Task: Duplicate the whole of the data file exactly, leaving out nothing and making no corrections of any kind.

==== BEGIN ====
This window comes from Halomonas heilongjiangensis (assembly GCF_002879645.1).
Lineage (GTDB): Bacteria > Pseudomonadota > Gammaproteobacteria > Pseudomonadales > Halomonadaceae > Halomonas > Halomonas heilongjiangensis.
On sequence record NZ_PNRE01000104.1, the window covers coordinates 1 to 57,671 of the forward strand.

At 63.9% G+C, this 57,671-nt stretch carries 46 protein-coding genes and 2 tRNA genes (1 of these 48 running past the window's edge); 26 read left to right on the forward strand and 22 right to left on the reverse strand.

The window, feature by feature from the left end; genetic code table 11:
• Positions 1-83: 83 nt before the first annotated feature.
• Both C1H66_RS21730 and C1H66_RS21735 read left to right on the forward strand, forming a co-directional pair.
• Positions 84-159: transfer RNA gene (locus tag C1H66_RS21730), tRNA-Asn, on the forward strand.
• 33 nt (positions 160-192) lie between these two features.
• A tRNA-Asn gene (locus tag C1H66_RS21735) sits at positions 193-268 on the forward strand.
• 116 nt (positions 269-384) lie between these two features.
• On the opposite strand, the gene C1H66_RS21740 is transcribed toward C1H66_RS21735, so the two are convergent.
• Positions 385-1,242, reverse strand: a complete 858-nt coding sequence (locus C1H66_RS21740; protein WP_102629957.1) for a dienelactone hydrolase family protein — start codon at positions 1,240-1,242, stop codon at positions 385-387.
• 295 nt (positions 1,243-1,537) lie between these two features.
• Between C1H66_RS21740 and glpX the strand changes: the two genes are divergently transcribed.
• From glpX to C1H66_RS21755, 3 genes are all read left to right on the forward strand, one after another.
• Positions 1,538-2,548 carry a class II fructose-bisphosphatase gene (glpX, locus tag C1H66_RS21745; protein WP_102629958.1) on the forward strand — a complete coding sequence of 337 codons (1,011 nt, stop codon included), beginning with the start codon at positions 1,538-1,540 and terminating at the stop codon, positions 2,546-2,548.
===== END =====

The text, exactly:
This window comes from Halomonas heilongjiangensis (assembly GCF_002879645.1).
Lineage (GTDB): Bacteria > Pseudomonadota > Gammaproteobacteria > Pseudomonadales > Halomonadaceae > Halomonas > Halomonas heilongjiangensis.
On sequence record NZ_PNRE01000104.1, the window covers coordinates 1 to 57,671 of the forward strand.

At 63.9% G+C, this 57,671-nt stretch carries 46 protein-coding genes and 2 tRNA genes (1 of these 48 running past the window's edge); 26 read left to right on the forward strand and 22 right to left on the reverse strand.

The window, feature by feature from the left end; genetic code table 11:
• Positions 1-83: 83 nt before the first annotated feature.
• Both C1H66_RS21730 and C1H66_RS21735 read left to right on the forward strand, forming a co-directional pair.
• Positions 84-159: transfer RNA gene (locus tag C1H66_RS21730), tRNA-Asn, on the forward strand.
• 33 nt (positions 160-192) lie between these two features.
• A tRNA-Asn gene (locus tag C1H66_RS21735) sits at positions 193-268 on the forward strand.
• 116 nt (positions 269-384) lie between these two features.
• On the opposite strand, the gene C1H66_RS21740 is transcribed toward C1H66_RS21735, so the two are convergent.
• Positions 385-1,242, reverse strand: a complete 858-nt coding sequence (locus C1H66_RS21740; protein WP_102629957.1) for a dienelactone hydrolase family protein — start codon at positions 1,240-1,242, stop codon at positions 385-387.
• 295 nt (positions 1,243-1,537) lie between these two features.
• Between C1H66_RS21740 and glpX the strand changes: the two genes are divergently transcribed.
• From glpX to C1H66_RS21755, 3 genes are all read left to right on the forward strand, one after another.
• Positions 1,538-2,548 carry a class II fructose-bisphosphatase gene (glpX, locus tag C1H66_RS21745; protein WP_102629958.1) on the forward strand — a complete coding sequence of 337 codons (1,011 nt, stop codon included), beginning with the start codon at positions 1,538-1,540 and terminating at the stop codon, positions 2,546-2,548.